So, vive la 737. You’ve given me a great ride.

 

Piedmont Airlines (1st): AG Slide Show

USAir: AG Slide Show

US Airways: AG Slide Show

Jay Selman’s An Inside Look

An Inside Look – “Quite a career!”?

by Guest Editor Jay Selman.

Guest Editor Jay Selman

Guest Editor Jay Selman

It was exactly 33 years ago that I began my airline career with Piedmont Airlines. June 25, 1981 was a beautiful sunny day when I first stepped onto the ramp at Washington National Airport as an airline employee. I remember the ramp smelling of coffee, and I quickly discovered that there was an art to hoisting myself into the belly bin of a YS-11 without hitting my head on the bin ceiling. Every time a plane took off on what was then runway 36, I simply had to stop and take a look, I felt like I was the luckiest guy in the world!”

Copyright Photo: Bruce Drum/AirlinersGallery.com. NAMC YS-11A-205 N219P (msn 2109) of Piedmont Airlines taxies to the runway at Fayetteville, NC.

Those were halcyon days for me, and to be honest, I didn’t realize how good I had it then. The captains usually found a way to take care of airline employees traveling on pass…often in the cockpit. Man, I loved that! Heck, one time, I was one of seven people in the cockpit of a 727! The captain gave me his “brain bag” and said, “Son, this is your seat for the next two hours, so hang on!”, and I replied, “Thank you, sir!”

When I worked in Newark, we had three flights a day that went up to Boston and came right back. The pay wasn’t that great in those days, so I thought nothing of flying up to Boston on the morning flight, enjoying a breakfast on board, and then flying back, having lunch along the way. For dinner, we could usually count on one flight canceling, and catering would unload the meals in the ops office, where I was working at the time. We could usually get free passes on other airlines, and I sure made the most of them. To date, I have set foot in over 40 countries on all six inhabited continents. (Some day, I will figure out a way to add Antarctica to that list!).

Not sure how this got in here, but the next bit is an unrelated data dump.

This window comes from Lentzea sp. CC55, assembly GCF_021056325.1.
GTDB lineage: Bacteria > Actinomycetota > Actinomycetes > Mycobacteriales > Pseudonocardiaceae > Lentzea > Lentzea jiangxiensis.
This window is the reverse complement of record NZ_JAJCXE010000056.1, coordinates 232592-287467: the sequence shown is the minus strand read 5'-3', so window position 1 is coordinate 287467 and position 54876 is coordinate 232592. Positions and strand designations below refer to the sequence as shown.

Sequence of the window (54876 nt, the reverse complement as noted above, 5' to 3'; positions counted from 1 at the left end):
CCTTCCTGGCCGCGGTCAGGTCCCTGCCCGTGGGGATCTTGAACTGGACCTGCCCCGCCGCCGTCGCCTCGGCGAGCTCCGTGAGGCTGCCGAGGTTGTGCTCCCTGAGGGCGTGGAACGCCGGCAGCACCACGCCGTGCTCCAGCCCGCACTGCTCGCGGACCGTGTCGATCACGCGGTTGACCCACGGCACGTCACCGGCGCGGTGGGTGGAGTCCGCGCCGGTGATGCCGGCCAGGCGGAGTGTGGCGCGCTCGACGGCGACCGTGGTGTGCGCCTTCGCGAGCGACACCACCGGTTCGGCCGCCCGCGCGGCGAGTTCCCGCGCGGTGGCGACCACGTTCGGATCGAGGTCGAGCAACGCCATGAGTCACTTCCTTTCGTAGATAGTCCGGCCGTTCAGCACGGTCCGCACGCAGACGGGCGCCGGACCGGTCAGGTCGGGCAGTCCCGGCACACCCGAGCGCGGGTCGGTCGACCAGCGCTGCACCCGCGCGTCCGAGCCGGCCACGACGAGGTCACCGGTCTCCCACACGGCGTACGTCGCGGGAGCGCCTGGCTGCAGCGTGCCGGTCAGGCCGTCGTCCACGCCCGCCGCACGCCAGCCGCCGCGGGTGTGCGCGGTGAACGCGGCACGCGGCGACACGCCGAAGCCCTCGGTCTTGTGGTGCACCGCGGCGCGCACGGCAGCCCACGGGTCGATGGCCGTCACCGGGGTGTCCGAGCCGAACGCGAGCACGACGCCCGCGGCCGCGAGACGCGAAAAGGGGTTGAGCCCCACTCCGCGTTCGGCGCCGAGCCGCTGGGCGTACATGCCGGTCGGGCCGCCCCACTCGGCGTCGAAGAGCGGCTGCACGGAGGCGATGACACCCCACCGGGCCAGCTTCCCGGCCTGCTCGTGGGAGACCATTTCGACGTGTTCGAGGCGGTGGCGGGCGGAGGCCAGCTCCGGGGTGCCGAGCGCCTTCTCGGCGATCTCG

One day, I was flying from Heathrow to Kennedy on a Pan Am Boeing 747, and the check-in agent looked at my PI employee number on the pass and said, “Oh, you are P1 (one)…we can upgrade you to first class! I played dumb, and for the first time, experienced the luxury of a true intercontinental first class service, complete with caviar, plenty of vodka to wash it down, and a couple of glasses of Dom Perignon. I truly enjoyed that trip…at least, the part I remember!

I started out working part time at Washington National Airport with no benefits other than travel. It didn’t matter…there was never a shortage of people willing to work for $6 something an hour in exchange for being able to travel for free. After passing all my tests that were requirements for upgrading to full time, I transferred to Newark in 1983 as a full timer. Those were the days when PEOPLExpress (1st) was growing by leaps and bounds…and Piedmont was vigorously defending its territory in the southeast. Newark grew to become the largest non-hub station on the Piedmont system, and working there was a great learning experience for me. 3 ½ years later, in April 1986, I transferred to Raleigh-Durham, where I spent the next 13 years. In 1999, I transferred again to Miami, which was like being reassigned to heaven. As an airplane enthusiast, I can’t think of a better airport to have ramp access at. Being in Miami also allowed me to connect with some old friends, and opened the door to my becoming the editor of Airliners magazine for a couple of years..